Other regions to consider: Among its many natural wonders, British Columbia is home to the largest tract of unspoiled temperate rainforest in the world. The Great Bear Rainforest sits on the north east coast of the province and offers some amazing opportunities for wilderness exploration. Check out our incredible excursions in BC’s Cariboo and Chilcotin Coast for guided hikes to this region or discover the rainforest on a visit to Vancouver Island. We have a few amazing experiences that include guided hikes in remote areas of these regions.


Ontario Sleeping Giant

View from Top of the Giant Trail.

Climb to the Top of the Sleeping Giant in Thunder Bay Ontario

Ontario may not have the mountainous terrain of Canada’s west coast, but it does have some beautiful hikes worthy of consideration. One of the best in the province is the Top of the Giant Trail in Sleeping Giant Provincial Park located on the shores of Lake Superior. Named after the rock formation that resembles a slumbering person, Sleeping Giant has 100 km of hiking trails but none more iconic than the Top of the Giant. From the parking lot, this is a 22-km roundtrip trek that starts along the Kabeyun Trail, connects to part of the Talus Lake Trail before getting to the start of the Top of the Giant. Once you arrive at the start of this trail, it is a heart-pumping 3.3-km climb to the top of the tallest cliff in Ontario with sweeping views over Lake Superior.

The hike is steep and challenging with massive drops along the way that can be dizzying but the effort is well worth the reward. Both the east and west sides of the Sibley Peninsula are visible from the top.

Tombstone Yukon Dawson City

Photo by Fritz Mueller/Government of Yukon

Follow a Trail at Tombstone Territorial Park in the Yukon

Located off the famous Dempster Highway, Tombstone Territorial Park is a 1.5 hour drive from Dawson City and about 7 hours from Whitehorse. While the remote location may ward off some, those who make the effort to visit here will be rewarded with some of the most spectacularly dramatic scenery in Canada. Read about Landsby’s visit to Dawson City, including a very cool flight over Tombstone.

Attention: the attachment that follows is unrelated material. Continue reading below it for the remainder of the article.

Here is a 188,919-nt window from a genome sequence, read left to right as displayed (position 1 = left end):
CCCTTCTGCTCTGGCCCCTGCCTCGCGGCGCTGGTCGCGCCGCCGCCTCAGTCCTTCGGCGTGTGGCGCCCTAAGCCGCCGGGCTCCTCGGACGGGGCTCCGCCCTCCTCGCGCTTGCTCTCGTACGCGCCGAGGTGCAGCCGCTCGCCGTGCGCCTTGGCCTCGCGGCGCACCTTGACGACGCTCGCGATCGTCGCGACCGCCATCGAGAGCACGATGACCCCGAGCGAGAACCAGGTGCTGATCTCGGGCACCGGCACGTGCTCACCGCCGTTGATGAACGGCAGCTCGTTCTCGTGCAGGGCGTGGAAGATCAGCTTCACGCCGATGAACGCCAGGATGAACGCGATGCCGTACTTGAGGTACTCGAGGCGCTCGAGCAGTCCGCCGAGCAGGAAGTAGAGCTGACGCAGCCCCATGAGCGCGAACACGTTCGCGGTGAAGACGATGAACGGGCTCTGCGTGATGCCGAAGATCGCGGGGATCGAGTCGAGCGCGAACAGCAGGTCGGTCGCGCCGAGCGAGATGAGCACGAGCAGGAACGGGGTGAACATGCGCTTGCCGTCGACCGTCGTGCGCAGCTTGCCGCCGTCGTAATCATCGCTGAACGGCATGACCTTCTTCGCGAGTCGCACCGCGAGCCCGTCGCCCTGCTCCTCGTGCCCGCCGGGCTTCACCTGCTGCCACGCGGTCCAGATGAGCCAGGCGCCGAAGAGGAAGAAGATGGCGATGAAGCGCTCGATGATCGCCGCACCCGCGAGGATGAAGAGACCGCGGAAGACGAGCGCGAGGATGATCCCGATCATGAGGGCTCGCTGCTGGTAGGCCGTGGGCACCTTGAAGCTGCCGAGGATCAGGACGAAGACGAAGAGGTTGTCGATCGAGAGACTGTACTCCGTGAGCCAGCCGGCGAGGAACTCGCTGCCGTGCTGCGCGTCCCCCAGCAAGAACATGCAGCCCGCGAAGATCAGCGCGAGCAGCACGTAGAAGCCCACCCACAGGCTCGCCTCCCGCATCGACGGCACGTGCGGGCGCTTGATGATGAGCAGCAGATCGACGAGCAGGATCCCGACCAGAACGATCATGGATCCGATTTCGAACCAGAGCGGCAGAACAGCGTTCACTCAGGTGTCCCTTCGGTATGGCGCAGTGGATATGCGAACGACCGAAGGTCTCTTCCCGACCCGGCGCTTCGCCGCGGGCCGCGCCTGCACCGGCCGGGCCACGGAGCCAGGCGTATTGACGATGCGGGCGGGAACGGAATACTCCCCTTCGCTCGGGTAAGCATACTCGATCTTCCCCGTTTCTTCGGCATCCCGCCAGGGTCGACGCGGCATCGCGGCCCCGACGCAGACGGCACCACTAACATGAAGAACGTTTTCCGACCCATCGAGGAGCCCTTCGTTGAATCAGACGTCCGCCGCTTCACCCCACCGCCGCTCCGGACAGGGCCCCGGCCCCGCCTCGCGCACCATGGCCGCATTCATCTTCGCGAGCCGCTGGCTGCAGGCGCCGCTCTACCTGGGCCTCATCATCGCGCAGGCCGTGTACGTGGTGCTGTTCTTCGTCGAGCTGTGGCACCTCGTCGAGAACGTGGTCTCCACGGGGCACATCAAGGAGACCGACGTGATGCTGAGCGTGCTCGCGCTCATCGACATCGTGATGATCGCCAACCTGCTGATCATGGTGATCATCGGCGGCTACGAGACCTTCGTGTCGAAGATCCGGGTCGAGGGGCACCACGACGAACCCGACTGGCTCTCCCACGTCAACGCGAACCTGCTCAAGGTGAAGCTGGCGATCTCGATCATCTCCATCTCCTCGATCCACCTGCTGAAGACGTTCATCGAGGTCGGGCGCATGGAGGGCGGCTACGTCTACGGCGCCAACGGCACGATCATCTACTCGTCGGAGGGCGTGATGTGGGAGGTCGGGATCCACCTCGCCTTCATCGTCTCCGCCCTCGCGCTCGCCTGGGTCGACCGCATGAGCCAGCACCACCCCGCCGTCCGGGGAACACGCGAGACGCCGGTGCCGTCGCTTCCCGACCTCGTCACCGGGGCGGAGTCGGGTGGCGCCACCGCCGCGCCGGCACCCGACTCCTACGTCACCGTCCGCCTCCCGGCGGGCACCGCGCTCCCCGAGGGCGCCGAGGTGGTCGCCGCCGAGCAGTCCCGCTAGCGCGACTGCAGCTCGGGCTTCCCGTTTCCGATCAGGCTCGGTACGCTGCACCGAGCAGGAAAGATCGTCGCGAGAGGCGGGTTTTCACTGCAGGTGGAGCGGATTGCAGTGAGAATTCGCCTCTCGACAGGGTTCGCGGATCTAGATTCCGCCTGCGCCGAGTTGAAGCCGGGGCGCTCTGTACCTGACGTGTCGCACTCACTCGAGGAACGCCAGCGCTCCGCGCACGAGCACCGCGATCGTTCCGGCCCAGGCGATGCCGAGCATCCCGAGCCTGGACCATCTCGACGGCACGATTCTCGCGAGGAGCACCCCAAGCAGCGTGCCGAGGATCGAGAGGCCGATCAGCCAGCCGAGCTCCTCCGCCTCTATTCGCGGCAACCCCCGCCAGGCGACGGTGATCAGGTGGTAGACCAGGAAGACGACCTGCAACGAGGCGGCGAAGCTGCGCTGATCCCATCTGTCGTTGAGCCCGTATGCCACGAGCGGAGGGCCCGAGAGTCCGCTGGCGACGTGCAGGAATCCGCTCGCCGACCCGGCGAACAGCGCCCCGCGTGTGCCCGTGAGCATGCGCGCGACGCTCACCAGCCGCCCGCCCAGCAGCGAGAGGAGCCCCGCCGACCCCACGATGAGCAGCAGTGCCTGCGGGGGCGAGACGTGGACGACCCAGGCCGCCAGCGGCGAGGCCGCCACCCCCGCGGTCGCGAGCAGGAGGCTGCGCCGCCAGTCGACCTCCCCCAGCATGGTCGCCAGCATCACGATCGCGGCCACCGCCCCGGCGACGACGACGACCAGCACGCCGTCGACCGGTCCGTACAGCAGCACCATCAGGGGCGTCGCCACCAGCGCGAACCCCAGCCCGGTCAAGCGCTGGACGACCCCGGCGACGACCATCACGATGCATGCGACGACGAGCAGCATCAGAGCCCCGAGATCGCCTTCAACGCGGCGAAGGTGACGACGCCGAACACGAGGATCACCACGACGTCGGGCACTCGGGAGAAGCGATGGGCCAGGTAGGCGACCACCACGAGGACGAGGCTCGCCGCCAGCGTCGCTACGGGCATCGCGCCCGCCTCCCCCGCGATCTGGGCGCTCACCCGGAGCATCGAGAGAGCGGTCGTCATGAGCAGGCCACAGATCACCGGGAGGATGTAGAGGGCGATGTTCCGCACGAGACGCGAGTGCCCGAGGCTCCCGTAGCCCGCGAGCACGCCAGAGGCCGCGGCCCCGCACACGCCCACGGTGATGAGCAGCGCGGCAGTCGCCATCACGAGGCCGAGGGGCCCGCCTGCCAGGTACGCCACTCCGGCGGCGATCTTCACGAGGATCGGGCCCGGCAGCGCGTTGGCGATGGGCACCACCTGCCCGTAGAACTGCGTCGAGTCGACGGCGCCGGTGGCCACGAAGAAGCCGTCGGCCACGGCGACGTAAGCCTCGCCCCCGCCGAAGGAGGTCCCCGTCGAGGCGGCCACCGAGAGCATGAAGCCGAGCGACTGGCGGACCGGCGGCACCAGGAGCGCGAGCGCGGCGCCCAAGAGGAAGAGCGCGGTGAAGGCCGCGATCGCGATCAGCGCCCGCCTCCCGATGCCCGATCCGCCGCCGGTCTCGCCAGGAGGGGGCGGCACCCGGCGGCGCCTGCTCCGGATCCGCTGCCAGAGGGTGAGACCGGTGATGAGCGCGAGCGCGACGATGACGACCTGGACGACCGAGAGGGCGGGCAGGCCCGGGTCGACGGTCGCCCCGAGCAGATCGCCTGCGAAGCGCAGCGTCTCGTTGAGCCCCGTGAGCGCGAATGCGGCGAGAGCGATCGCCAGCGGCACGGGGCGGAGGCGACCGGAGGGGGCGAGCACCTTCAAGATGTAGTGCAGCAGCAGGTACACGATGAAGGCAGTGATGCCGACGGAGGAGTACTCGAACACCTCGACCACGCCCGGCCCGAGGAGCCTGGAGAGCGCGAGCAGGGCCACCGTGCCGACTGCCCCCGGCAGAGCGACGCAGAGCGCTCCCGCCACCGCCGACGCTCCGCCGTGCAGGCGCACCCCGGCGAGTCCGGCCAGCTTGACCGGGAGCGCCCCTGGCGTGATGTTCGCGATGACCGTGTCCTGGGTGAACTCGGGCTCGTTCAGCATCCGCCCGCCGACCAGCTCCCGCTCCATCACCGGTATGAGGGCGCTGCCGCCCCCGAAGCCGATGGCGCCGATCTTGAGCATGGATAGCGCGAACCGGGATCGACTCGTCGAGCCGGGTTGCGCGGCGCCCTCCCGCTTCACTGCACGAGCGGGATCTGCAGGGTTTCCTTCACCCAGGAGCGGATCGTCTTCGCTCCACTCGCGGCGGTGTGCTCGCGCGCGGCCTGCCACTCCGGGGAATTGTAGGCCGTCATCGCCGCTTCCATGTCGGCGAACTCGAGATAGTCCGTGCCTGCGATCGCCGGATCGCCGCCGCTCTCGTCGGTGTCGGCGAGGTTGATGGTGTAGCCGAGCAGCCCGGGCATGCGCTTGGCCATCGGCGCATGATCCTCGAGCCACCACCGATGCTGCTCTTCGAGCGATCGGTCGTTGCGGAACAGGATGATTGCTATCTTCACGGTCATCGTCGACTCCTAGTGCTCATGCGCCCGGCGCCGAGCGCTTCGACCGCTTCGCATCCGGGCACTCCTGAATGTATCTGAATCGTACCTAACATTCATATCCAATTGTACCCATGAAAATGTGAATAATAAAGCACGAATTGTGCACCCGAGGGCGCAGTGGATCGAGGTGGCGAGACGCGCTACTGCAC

If you’re looking for a multi-day challenge, the Grizzly Lake/Divide Lake/Talus Lake Trail is a spectacular 43-km hike in Tombstone, but there are also shorter day hikes that will give you a glimpse of the incredible mountainscapes. Goldensides Mountain Trail, for example, is an easy 3.7-km hike with two great viewpoints. Or hike the challenging 8.7-km Charcoal Ridge.

Related post: Hiking in Kluane National Park

Gros Morne Newfoundland

A Coastal Walk in Newfoundland

Newfoundland’s Gros Morne National Park has 100 km of trails, ranging from family-friendly strolls to more strenuous day hikes. Whichever trail you choose, you can be guaranteed spectacular scenery. For a moderate trail that follows along the coastline, try the 9-km Green Garden Trail. You’ll cross through forests and barrens before reaching the shore of Old Man Cove and continuing along the coastal headlands. There is also the option to take the stairs to a beach with waterfalls and a sea cave!

A more challenging route is the Gros Morne Mountain Trail, a 17-km trek that follows the path to the park’s highest point at 806 metres. As you can imagine, the view is incredible over the Long Range Mountains and the Ten Mile Pond gorge.

This is a great hike to add during your Newfoundland Coast to Coast road trip.